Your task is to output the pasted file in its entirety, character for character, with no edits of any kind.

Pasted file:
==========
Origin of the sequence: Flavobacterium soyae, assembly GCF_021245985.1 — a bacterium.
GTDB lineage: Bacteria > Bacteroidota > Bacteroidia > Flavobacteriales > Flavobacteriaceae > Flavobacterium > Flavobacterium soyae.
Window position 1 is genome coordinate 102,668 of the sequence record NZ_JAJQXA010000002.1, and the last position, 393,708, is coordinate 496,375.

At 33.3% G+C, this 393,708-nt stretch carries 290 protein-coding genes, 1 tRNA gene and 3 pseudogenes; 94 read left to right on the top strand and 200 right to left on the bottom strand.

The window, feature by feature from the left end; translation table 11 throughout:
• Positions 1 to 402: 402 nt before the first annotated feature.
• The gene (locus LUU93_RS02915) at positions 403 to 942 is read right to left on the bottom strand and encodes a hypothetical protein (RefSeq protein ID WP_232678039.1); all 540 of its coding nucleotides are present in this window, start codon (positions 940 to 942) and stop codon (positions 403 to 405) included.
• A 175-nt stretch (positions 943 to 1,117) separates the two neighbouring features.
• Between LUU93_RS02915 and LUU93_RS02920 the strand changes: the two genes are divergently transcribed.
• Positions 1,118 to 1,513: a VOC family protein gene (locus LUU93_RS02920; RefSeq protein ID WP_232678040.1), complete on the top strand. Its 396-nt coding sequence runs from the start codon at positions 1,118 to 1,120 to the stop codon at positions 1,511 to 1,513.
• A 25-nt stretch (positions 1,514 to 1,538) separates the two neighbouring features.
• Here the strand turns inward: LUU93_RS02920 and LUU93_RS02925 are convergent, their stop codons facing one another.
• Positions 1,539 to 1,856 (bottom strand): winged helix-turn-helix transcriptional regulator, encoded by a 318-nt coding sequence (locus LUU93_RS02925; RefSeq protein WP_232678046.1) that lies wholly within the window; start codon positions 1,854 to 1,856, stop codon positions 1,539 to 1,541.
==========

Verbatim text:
Origin of the sequence: Flavobacterium soyae, assembly GCF_021245985.1 — a bacterium.
GTDB lineage: Bacteria > Bacteroidota > Bacteroidia > Flavobacteriales > Flavobacteriaceae > Flavobacterium > Flavobacterium soyae.
Window position 1 is genome coordinate 102,668 of the sequence record NZ_JAJQXA010000002.1, and the last position, 393,708, is coordinate 496,375.

At 33.3% G+C, this 393,708-nt stretch carries 290 protein-coding genes, 1 tRNA gene and 3 pseudogenes; 94 read left to right on the top strand and 200 right to left on the bottom strand.

The window, feature by feature from the left end; translation table 11 throughout:
• Positions 1 to 402: 402 nt before the first annotated feature.
• The gene (locus LUU93_RS02915) at positions 403 to 942 is read right to left on the bottom strand and encodes a hypothetical protein (RefSeq protein ID WP_232678039.1); all 540 of its coding nucleotides are present in this window, start codon (positions 940 to 942) and stop codon (positions 403 to 405) included.
• A 175-nt stretch (positions 943 to 1,117) separates the two neighbouring features.
• Between LUU93_RS02915 and LUU93_RS02920 the strand changes: the two genes are divergently transcribed.
• Positions 1,118 to 1,513: a VOC family protein gene (locus LUU93_RS02920; RefSeq protein ID WP_232678040.1), complete on the top strand. Its 396-nt coding sequence runs from the start codon at positions 1,118 to 1,120 to the stop codon at positions 1,511 to 1,513.
• A 25-nt stretch (positions 1,514 to 1,538) separates the two neighbouring features.
• Here the strand turns inward: LUU93_RS02920 and LUU93_RS02925 are convergent, their stop codons facing one another.
• Positions 1,539 to 1,856 (bottom strand): winged helix-turn-helix transcriptional regulator, encoded by a 318-nt coding sequence (locus LUU93_RS02925; RefSeq protein WP_232678046.1) that lies wholly within the window; start codon positions 1,854 to 1,856, stop codon positions 1,539 to 1,541.